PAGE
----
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Awkwardness is Gogol's birthright. He grows up a bright American boy, goes to Yale, has pretty girlfriends, becomes a successful architect, but like many second-generation immigrants, he can never quite find his place in the world. There's a lovely section where he dates a wealthy, cultured young Manhattan woman who lives with her charming parents. They fold Gogol into their easy, elegant life, but even here he can find no peace and he breaks off the relationship. His mother finally sets him up on a blind date with the daughter of a Bengali friend, and Gogol thinks he has found his match. Moushumi, like Gogol, is at odds with the Indian-American world she inhabits. She has found, however, a circuitous escape: "At Brown, her rebellion had been academic ... she'd pursued a double major in French. Immersing herself in a third language, a third culture, had been her refuge--she approached French, unlike things American or Indian, without guilt, or misgiving, or expectation of any kind." Lahiri documents these quiet rebellions and random longings with great sensitivity. There's no cleverness or showing-off in The Namesake, just beautifully confident storytelling. Gogol's story is neither comedy nor tragedy; it's simply that ordinary, hard-to-get-down-on-paper commodity: real life. --Claire Dederer --This text refers to an out of print or unavailable edition of this title.
I had seen the movie and did not know there was a book. This was a great read and kept me wanting to read. I was sad when I finished the book. I wanted more...Published 21 hours ago by Keith LoPresto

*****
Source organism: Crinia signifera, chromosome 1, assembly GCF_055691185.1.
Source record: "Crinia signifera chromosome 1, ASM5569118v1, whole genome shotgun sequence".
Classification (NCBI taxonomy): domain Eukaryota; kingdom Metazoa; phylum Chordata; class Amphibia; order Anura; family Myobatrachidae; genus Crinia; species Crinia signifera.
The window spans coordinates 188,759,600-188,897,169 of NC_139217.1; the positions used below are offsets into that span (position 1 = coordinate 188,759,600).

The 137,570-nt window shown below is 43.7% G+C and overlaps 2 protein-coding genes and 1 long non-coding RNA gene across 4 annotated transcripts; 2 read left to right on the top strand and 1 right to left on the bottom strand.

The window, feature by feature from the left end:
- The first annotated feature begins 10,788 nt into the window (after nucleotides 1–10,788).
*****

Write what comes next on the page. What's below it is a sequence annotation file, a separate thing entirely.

The Namesake presents a lot of problems in assimilation that most of us never consider. The author makes plain the pain of children caught between two cultures.Published 16 days ago by Agatha
It's easy to move through this story, carried along by the characters. I gave this one only 3stars because I felt too much as if I were merely reading about the characters instead... Read morePublished 18 days ago by Book Club Fan
Its a really good book... When you think the main character drama is over... Its not... I loved the way it was written as I was able to picture the places the characters were in... Read morePublished 20 days ago by Sonia Llorente
Great story, well told. Depicts the struggles of assimilating into American culture. Lahiri writes in a very clear and concise manner but yet gives you a real feeling for the... Read morePublished 21 days ago by Bernie Dyme
Amazing novel. Every young person should read this book on their journey to self-discovery.Published 24 days ago by Tracie Carollo